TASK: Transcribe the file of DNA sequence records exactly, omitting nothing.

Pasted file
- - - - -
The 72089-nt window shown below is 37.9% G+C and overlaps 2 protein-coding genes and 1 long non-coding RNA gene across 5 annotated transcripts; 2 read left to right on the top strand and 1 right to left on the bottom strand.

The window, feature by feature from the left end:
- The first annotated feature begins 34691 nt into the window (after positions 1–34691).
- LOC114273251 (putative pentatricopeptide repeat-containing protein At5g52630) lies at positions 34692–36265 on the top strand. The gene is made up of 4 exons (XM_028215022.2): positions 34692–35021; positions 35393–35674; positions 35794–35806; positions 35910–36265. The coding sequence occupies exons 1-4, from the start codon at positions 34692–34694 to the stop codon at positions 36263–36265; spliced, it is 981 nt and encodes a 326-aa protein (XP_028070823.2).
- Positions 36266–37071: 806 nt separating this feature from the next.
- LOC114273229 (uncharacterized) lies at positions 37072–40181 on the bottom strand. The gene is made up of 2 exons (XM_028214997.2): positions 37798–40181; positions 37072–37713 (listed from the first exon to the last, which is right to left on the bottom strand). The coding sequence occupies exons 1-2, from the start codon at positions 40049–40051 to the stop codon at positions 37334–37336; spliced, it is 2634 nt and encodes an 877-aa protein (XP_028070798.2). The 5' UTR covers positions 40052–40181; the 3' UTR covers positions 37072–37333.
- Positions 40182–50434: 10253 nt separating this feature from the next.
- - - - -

The 72089-nt window shown below is 37.9% G+C and overlaps 2 protein-coding genes and 1 long non-coding RNA gene across 5 annotated transcripts; 2 read left to right on the top strand and 1 right to left on the bottom strand.

The window, feature by feature from the left end:
- The first annotated feature begins 34691 nt into the window (after positions 1–34691).
- LOC114273251 (putative pentatricopeptide repeat-containing protein At5g52630) lies at positions 34692–36265 on the top strand. The gene is made up of 4 exons (XM_028215022.2): positions 34692–35021; positions 35393–35674; positions 35794–35806; positions 35910–36265. The coding sequence occupies exons 1-4, from the start codon at positions 34692–34694 to the stop codon at positions 36263–36265; spliced, it is 981 nt and encodes a 326-aa protein (XP_028070823.2).
- Positions 36266–37071: 806 nt separating this feature from the next.
- LOC114273229 (uncharacterized) lies at positions 37072–40181 on the bottom strand. The gene is made up of 2 exons (XM_028214997.2): positions 37798–40181; positions 37072–37713 (listed from the first exon to the last, which is right to left on the bottom strand). The coding sequence occupies exons 1-2, from the start codon at positions 40049–40051 to the stop codon at positions 37334–37336; spliced, it is 2634 nt and encodes an 877-aa protein (XP_028070798.2). The 5' UTR covers positions 40052–40181; the 3' UTR covers positions 37072–37333.
- Positions 40182–50434: 10253 nt separating this feature from the next.